Kuppuswami Ayyar, J.
1. This petition has been filed by the son and heir of the late Govinda Prabhu, a paper merchant at Calicut, to revise the order of the learned Sessions Judge of South Malabar in C.A. No. 27 of 1942 confirming the conviction of his father under sub-rule 2 of Rule 81 of the Defence of India Rules and the sentence of a fine of Rs. 750 imposed on him for it by the Sub-Divisional Magistrate of Calicut in G.G. No. 98 of 1942. The case against the accused was that on 8th July, 1942, he sold a ream of 8 lbs. white foolscap M.F. writing paper for Rs. 7 when under an order issued by the Provincial Government of Madras under Rule 81(2) of the Defence of India Rules the control price of such paper had been fixed at Rs. 4-8-0 per ream.
2. The only contention raised in this Court is that such a sale though in contra-, vention of the order mentioned above was not constituted an offence on the date of sale and hence the conviction was illegal. For the petitioner it is stated that the only penal provision under which the act in question could be constituted an offence was Defence of India Rule 81(4) and that as it stood on the date of occurrence it only made contravention of the provisions of that rule penal and not of any order passed under it, that it was only on 18th July, 1942, that sub-rule was amended to include contravention of orders passed under that rule and that that amendment had no retrospective effect. It is not disputed by the learned Public Prosecutor that if Rule 81(4) applied this contention of the earned Counsel for the petitioner has to be upheld (vide In re Chockalingam Chetti and Ors. : AIR1943Mad255 .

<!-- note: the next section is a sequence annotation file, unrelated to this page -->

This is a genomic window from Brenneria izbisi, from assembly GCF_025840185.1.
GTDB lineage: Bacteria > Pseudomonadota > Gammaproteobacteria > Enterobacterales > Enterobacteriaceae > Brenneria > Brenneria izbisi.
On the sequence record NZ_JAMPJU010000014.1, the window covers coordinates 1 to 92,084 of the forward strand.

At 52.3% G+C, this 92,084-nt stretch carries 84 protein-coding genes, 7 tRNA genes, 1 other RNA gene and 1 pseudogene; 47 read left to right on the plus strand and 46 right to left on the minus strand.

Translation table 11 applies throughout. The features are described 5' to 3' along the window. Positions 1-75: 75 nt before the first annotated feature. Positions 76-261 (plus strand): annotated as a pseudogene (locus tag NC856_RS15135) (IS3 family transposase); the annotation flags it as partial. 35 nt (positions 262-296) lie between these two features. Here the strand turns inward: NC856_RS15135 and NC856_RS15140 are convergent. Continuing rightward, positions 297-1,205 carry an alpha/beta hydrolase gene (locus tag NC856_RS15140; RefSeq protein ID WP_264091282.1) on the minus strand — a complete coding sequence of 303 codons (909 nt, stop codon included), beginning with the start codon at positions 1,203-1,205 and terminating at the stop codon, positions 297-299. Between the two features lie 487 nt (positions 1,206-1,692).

3. But the case for the prosecution is that as stated in the charge framed in the case the offence in question was one constituted by Order 6 of the Orders issued by His Excellency the Governor of Madras under Rule 81(2) of the Defence of India Rules (Ex. B). The petitioner's answer to this is that para. 6 of that Order cannot be taken to constitute by it such contravention an offence but that it only drew the attention of the public to the penal provision in Rule 81(4) of the Defence of India Rules inasmuch as the power to make penal provision for such contravention under the Defence of India Act and the Defence of India Rules was vested only in the Central Government and was not and could not be delegated to the Provincial Governments. This aspect of the case had to be dealt with by my learned brother, Byers, J., in In re Abdul Salam Sahib and Ors. : AIR1943Mad281 . There a conviction for sale of sugar in excess of the control price on a date prior to the date of the amendment of Rule 81(4) of the Defence of India Rules was sought to be supported on the ground that it was an offence by the concluding paragraph of the notification of the Collector of Madras on whom the Provincial Government had conferred the powers which it itself possessed under Section 2(5) of the Defence of India Act. That concluding paragraph was similar to para. 6 of the Order in question in this case, viz., Ex. B and ran thus:
Any person failing to comply with these orders is liable to be punished with imprisonment for a term which may extend to three years or with fine or both.